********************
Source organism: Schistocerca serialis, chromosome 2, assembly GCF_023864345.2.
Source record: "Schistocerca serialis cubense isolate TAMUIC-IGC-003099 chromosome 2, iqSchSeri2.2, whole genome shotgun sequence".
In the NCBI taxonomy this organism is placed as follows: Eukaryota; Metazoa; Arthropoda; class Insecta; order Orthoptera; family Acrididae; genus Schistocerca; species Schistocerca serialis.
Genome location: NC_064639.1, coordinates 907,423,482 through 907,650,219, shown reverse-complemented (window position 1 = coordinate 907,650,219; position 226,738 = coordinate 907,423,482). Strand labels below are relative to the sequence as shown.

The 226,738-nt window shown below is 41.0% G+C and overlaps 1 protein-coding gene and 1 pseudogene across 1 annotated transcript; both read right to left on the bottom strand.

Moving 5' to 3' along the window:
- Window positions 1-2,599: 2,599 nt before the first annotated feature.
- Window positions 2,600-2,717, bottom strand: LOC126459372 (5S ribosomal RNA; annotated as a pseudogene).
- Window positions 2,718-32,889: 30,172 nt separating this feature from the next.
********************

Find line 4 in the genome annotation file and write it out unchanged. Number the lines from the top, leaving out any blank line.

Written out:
Genome location: NC_064639.1, coordinates 907,423,482 through 907,650,219, shown reverse-complemented (window position 1 = coordinate 907,650,219; position 226,738 = coordinate 907,423,482). Strand labels below are relative to the sequence as shown.